What Helped Me the Most When I Thought My Life Was Over

“What I’m looking for is not out there, it is in me.” ~Helen Keller

I used to think that life should be easy, and if it wasn’t easy, then I was doing it wrong.

I’m older and wiser now, and I’ve learned that if it is hard, that means I am probably doing something right.

I had a good childhood. I had a loving family, plenty of opportunity, and I excelled at whatever I put my mind to. But I was a high-anxiety kid, and a relentless perfectionist. As I grew older, that need to have everything flawless impeded my ability to be happy because I didn’t like myself very much.

When I got married, I felt like I had added a notch to my self-worth belt. As someone who didn’t have a whole lot of self-esteem or love for herself, when someone else loved me, it was just what I needed to feel validated, or so I thought.

But that wore off too.

Then, I had kids, which was amazing—I love being a mom. But there was still something missing. I was happy enough, but I didn’t feel alive. There was this little whisper the whole time that said you are not where you’re supposed to be.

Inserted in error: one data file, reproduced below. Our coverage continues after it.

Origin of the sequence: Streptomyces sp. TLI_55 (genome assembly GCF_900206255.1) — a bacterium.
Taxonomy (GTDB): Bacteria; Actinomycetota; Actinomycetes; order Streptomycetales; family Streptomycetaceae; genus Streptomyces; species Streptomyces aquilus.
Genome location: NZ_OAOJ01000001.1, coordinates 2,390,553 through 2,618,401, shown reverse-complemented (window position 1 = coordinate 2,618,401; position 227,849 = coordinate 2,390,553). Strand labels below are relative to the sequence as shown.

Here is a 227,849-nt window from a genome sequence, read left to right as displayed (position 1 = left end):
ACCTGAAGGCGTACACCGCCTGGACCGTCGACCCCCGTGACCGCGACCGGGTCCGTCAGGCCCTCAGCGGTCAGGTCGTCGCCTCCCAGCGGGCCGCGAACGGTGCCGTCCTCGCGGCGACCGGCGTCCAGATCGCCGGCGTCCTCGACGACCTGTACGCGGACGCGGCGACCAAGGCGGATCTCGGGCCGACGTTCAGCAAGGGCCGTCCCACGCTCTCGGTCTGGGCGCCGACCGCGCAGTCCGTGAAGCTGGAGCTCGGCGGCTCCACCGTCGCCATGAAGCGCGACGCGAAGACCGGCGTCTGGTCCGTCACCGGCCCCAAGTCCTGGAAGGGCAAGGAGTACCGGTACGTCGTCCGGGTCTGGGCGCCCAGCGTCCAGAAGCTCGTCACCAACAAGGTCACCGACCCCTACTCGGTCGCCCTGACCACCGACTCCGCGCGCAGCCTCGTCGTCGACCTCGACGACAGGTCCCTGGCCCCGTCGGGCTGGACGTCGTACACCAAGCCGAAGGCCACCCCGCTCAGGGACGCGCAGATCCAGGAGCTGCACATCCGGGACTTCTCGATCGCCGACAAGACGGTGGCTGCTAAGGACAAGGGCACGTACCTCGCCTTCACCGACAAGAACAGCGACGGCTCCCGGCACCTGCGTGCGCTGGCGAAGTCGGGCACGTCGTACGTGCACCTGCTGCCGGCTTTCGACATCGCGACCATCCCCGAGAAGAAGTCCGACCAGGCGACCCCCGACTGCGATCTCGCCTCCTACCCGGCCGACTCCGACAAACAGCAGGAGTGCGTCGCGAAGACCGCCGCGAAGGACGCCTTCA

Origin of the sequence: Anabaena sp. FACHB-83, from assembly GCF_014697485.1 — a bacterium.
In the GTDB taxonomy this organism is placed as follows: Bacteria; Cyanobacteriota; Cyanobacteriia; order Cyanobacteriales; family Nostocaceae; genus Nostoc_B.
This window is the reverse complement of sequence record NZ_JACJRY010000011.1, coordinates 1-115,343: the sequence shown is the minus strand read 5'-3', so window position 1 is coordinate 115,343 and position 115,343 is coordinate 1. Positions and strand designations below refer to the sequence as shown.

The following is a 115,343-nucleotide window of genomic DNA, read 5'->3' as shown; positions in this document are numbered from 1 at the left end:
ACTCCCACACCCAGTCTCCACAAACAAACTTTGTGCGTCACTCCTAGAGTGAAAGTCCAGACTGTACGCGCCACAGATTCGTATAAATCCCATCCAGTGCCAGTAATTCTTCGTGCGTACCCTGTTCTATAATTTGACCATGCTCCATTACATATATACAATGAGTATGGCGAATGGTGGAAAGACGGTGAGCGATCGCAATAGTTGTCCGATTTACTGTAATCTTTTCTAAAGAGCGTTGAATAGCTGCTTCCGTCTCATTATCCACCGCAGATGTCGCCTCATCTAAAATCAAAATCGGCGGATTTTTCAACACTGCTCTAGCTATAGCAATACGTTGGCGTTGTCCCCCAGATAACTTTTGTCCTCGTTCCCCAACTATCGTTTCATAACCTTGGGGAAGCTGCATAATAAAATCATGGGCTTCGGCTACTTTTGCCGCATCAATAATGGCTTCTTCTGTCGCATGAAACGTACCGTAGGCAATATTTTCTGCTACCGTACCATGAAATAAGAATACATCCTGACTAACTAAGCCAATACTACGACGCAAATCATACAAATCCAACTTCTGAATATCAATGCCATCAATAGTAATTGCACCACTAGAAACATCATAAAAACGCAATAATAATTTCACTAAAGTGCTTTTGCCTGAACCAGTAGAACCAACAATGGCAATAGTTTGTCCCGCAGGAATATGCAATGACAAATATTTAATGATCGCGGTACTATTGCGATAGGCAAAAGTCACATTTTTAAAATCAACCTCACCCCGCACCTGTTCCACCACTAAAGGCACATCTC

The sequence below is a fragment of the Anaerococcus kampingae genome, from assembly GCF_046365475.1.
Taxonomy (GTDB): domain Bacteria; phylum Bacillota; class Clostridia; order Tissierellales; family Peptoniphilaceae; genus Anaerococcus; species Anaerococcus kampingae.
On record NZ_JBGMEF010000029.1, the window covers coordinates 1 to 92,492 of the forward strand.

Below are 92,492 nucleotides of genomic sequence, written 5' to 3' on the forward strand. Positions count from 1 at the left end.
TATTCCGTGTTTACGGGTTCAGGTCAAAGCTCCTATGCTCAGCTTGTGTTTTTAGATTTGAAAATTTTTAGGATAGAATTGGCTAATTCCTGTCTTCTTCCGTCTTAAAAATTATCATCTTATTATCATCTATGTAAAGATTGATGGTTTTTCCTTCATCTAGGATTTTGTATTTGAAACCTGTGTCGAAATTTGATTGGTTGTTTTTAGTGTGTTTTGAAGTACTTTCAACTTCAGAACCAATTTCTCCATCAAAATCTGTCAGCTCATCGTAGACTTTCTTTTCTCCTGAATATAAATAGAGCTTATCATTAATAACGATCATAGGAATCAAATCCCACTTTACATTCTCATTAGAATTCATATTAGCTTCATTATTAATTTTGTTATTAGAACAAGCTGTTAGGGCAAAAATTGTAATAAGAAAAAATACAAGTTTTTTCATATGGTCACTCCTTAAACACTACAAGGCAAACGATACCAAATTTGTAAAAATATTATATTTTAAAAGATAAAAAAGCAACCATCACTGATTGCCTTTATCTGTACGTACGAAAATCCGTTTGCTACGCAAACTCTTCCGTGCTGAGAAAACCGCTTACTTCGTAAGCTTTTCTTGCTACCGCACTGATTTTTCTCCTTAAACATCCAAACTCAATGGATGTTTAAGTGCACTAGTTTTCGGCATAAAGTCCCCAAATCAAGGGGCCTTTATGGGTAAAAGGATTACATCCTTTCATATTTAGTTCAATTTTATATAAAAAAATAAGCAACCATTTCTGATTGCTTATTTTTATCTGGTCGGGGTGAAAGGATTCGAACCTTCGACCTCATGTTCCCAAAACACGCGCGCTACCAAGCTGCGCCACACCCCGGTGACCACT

I felt this urgency to figure out how to be happy, but at the same time, I didn’t. I was happy enough, and there was that guilt. I should be happy. I was so blessed with two beautiful children, a husband, a gorgeous home—you know, the American dream. I’m a terrible, selfish person if I’m not thankful for everything I’ve been blessed with.

And life was comfortable. It wasn’t what I had dreamed of, or as beautiful as I had thought it would be, but everything was “fine.” And the comfort of “fine” and certainty seemed better than the unknown.

And then it happened.

That whisper turned into a very hard and abrupt shove into another lane, as if I didn’t get the hint the first time.

I could have taken it as a punishment for not being one hundred percent happy with where I was at, and, I suppose I did for a while. But now, I know it was the universe trying to tell me something, and it wasn’t whispering anymore.

The universe was now yelling at me, loudly.

The lane-changer happened the day I discovered my husband of seventeen years had been cheating on me with another man.

The life I knew—the life that I was happy enough with—was gone in an instant on a hot, sweaty July day.

I did not handle it gracefully. I was an utter hot mess for months and months. The better part of a couple of years, really.